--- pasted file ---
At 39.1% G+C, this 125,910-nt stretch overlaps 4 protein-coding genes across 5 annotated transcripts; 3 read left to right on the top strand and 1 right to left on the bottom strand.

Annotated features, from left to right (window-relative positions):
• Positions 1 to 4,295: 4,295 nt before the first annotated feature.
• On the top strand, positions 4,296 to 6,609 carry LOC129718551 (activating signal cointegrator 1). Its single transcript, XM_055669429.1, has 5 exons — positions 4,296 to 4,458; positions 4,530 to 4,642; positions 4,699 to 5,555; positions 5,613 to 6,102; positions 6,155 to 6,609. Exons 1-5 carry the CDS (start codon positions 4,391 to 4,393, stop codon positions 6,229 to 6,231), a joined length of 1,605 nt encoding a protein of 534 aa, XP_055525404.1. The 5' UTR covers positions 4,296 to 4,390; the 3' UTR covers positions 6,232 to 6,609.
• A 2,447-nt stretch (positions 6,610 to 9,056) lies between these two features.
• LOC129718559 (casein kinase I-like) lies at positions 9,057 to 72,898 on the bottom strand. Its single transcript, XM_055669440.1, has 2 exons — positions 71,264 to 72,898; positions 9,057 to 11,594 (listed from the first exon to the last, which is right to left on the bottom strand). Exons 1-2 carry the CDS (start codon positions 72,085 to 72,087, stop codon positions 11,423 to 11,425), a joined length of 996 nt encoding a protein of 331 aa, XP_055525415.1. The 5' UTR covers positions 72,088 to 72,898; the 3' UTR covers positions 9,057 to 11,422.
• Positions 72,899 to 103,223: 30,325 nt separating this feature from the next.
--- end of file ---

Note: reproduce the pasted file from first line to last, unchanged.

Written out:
At 39.1% G+C, this 125,910-nt stretch overlaps 4 protein-coding genes across 5 annotated transcripts; 3 read left to right on the top strand and 1 right to left on the bottom strand.

Annotated features, from left to right (window-relative positions):
• Positions 1 to 4,295: 4,295 nt before the first annotated feature.
• On the top strand, positions 4,296 to 6,609 carry LOC129718551 (activating signal cointegrator 1). Its single transcript, XM_055669429.1, has 5 exons — positions 4,296 to 4,458; positions 4,530 to 4,642; positions 4,699 to 5,555; positions 5,613 to 6,102; positions 6,155 to 6,609. Exons 1-5 carry the CDS (start codon positions 4,391 to 4,393, stop codon positions 6,229 to 6,231), a joined length of 1,605 nt encoding a protein of 534 aa, XP_055525404.1. The 5' UTR covers positions 4,296 to 4,390; the 3' UTR covers positions 6,232 to 6,609.
• A 2,447-nt stretch (positions 6,610 to 9,056) lies between these two features.
• LOC129718559 (casein kinase I-like) lies at positions 9,057 to 72,898 on the bottom strand. Its single transcript, XM_055669440.1, has 2 exons — positions 71,264 to 72,898; positions 9,057 to 11,594 (listed from the first exon to the last, which is right to left on the bottom strand). Exons 1-2 carry the CDS (start codon positions 72,085 to 72,087, stop codon positions 11,423 to 11,425), a joined length of 996 nt encoding a protein of 331 aa, XP_055525415.1. The 5' UTR covers positions 72,088 to 72,898; the 3' UTR covers positions 9,057 to 11,422.
• Positions 72,899 to 103,223: 30,325 nt separating this feature from the next.